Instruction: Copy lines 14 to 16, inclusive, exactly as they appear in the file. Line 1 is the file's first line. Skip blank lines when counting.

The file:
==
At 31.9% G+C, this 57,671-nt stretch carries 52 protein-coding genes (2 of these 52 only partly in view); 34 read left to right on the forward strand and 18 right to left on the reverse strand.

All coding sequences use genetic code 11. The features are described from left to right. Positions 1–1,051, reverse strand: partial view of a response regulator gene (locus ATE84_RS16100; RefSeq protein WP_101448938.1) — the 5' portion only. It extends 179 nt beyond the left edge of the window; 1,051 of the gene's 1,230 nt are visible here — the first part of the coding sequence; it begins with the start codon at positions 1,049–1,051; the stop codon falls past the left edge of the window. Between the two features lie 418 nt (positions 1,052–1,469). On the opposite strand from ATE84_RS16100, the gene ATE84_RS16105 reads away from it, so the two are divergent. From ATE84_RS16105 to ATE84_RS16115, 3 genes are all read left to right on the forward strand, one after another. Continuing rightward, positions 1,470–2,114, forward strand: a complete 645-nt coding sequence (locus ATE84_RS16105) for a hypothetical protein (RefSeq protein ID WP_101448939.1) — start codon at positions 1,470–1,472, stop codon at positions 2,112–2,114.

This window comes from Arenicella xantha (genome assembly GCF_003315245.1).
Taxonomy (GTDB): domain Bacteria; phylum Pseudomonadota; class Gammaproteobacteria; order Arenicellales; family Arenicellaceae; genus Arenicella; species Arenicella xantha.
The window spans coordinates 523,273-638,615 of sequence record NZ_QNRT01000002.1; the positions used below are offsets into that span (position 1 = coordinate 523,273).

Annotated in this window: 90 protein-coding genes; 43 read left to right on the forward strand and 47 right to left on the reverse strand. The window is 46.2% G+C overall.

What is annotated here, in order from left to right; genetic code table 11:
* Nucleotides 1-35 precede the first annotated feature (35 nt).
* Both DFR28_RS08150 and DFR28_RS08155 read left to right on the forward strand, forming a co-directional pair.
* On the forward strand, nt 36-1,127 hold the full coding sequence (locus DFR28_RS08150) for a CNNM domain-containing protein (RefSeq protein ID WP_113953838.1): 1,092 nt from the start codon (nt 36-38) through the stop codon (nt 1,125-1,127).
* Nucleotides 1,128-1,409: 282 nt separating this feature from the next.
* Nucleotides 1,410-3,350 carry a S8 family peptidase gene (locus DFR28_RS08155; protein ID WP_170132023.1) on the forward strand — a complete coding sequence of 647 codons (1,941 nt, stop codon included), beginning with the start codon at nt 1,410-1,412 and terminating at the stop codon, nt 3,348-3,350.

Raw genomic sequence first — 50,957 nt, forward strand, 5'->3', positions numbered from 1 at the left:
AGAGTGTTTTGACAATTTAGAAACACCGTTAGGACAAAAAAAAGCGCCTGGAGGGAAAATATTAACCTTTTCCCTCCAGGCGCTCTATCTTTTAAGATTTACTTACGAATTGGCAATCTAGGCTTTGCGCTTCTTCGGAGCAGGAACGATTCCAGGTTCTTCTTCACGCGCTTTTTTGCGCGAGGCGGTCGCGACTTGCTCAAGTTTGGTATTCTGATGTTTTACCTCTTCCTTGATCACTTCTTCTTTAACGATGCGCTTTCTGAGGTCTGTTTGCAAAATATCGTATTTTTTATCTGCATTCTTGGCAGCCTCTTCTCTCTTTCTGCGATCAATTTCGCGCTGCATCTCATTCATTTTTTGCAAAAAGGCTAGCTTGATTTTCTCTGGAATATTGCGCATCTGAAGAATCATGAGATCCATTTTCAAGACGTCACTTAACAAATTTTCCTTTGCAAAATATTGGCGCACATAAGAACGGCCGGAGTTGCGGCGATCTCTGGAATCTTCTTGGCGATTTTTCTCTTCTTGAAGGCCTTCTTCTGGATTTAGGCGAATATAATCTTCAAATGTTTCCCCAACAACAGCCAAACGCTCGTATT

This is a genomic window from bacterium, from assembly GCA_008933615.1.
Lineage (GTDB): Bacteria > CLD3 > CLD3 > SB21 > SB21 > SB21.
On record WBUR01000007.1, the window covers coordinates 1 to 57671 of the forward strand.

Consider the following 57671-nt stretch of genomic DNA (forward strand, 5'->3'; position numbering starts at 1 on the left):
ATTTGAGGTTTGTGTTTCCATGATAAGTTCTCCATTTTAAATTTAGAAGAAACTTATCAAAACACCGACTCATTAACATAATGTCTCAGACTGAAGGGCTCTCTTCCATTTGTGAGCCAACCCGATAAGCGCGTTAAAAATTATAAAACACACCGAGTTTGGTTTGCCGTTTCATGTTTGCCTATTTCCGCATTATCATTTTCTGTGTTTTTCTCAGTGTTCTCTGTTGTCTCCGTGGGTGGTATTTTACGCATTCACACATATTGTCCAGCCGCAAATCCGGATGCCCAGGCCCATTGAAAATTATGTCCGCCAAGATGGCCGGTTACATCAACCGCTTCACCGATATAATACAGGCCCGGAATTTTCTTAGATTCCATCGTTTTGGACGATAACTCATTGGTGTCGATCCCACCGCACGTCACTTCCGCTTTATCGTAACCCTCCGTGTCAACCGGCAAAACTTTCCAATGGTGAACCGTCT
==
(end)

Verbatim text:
AGAGTGTTTTGACAATTTAGAAACACCGTTAGGACAAAAAAAAGCGCCTGGAGGGAAAATATTAACCTTTTCCCTCCAGGCGCTCTATCTTTTAAGATTTACTTACGAATTGGCAATCTAGGCTTTGCGCTTCTTCGGAGCAGGAACGATTCCAGGTTCTTCTTCACGCGCTTTTTTGCGCGAGGCGGTCGCGACTTGCTCAAGTTTGGTATTCTGATGTTTTACCTCTTCCTTGATCACTTCTTCTTTAACGATGCGCTTTCTGAGGTCTGTTTGCAAAATATCGTATTTTTTATCTGCATTCTTGGCAGCCTCTTCTCTCTTTCTGCGATCAATTTCGCGCTGCATCTCATTCATTTTTTGCAAAAAGGCTAGCTTGATTTTCTCTGGAATATTGCGCATCTGAAGAATCATGAGATCCATTTTCAAGACGTCACTTAACAAATTTTCCTTTGCAAAATATTGGCGCACATAAGAACGGCCGGAGTTGCGGCGATCTCTGGAATCTTCTTGGCGATTTTTCTCTTCTTGAAGGCCTTCTTCTGGATTTAGGCGAATATAATCTTCAAATGTTTCCCCAACAACAGCCAAACGCTCGTATT

This is a genomic window from bacterium, from assembly GCA_008933615.1.
Lineage (GTDB): Bacteria > CLD3 > CLD3 > SB21 > SB21 > SB21.